With many Asian, black and other minority writers summarily dismissed as lacking a mass audience, author and agent launch crowdfunded journal idea…
WRITER and diversity publishing champion Nikesh Shukla and his agent Julia Kingsford have already raised more than half of the £40,000 Kickstarter target they require to launch, The Good Journal.
Following on from the great success of the award-winning and best-selling, ‘The Good Immigrant‘, a collection of essays by writers of colour, the latest will be a quarterly publication and feature essays, short stories, poems, as well extracts from forthcoming works and illustrations.
Within a day of launching, the campaign got 30 per cent of its target, spurred by a flurry of publicity.
The Good Journal Kickstarter campaign ends this month on October 31 and is an all or nothing project – meaning if Shukla and Kingsford do not get to their £40,000 target, there won’t be any new publication, and those pledging cash won’t have to give money.
But the portents are good – Kickstarter says that most projects that reach 60 per cent of their target do go on to be totally funded.
Shukla and Kingsford say any surplus will be used towards investing in The Good Literary Agency, a social enterprise that will focus on representing writers from minority and under-represented groups.
Already an impressive set of authors have been signed up to contribute to the first year of publication of The Good Journal. The new publication will also invite contributions from new writers.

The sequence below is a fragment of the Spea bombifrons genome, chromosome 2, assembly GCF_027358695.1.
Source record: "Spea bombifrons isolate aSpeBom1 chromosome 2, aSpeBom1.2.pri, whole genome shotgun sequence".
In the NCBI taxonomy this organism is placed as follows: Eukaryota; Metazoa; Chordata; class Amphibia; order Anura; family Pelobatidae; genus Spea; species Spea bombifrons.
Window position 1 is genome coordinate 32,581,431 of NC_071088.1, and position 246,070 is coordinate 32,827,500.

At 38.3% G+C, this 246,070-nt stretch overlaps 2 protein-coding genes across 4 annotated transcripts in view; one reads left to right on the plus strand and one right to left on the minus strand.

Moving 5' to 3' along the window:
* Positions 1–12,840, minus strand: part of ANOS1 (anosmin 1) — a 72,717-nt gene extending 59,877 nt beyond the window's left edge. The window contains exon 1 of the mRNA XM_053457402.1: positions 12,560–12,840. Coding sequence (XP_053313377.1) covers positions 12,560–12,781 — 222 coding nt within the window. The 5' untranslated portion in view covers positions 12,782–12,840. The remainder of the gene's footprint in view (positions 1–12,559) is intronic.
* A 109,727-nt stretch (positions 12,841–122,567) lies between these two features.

Among these are Booker longlisted Kamila Shamsie, award-winning actor and writer Sanjeev Bhaskar MBE, and Emma-Lee Moss (Emmy The Great), Susan Wokoma, Carl Anka, Daniellé Dash, Niven Govinden, Sunny Singh, Bolu Babalola and Bridget Minamore.
Shukla told www.asianculturevulture.com just after launching The Kickstarter campaign for The Good Journal that he had been inspired and encouraged by ‘The Good Immigrant‘, which was published through the crowdfunding book publishing platform, Unbound.
“I think the fact that ‘The Good Immigrant‘ resonated with a lot of people showed that I can be trusted to try and find new voices for them.
“I think ‘The Good Immigrant‘ whet peoples’ appetites for more voices of colour to read.
“I think crowdfunding invests readers in an idea from the start and ensures that people support you. I think also, it’s just a great idea.”
One of the major issues facing the industry at large is the lack of those from a minority background – from writers on the bookshelves through to publishers, literary agents, editors and commissioning editors. Survey after survey has revealed that the number of minorities in publishing in Britain is small and nowhere near the 13 per cent it should be.
Many aspiring Asian and other minority authors hear a common refrain from many at a commissioning level – that books by writers of colour do not generally sell and publishing is a business like any other.
The success of The Good Immigrant both commercially and as a crowdfunded exercise showed that such views are not borne out by reality and that many people’s perceptions in dealing with Asian and other minority background writers is wrong.
Shukla said: “‘The Good Immigrant‘ is one of many things that has changed perceptions.
“There are incredible people working in the industry now, like Ailah Ahmed, Candice Carty-Williams, Sharmaine Lovegrove, Wei Ming Kam, Sunny Singh, Sarah Shaffi and Emma Patterson to name a few. They are all doing incredible work.”
Shukla felt there were signs of change and progress was being made.
“You see what major publishers are doing, what writers are getting published, the buzz around people like Reni Eddo-Lodge, Preti Taneja and Jeffrey Boakye, and you know that there is a movement. And people want to read these voices. Hopefully it’s not a blip,” he added in email exchange at the end of September.
*Actor and Emmy-award winner Riz Ahmed’s essay in ‘The Good Immigrant‘, which featured in The Guardian as a longform piece is up for Comment Piece of the Year in The Comment Awards.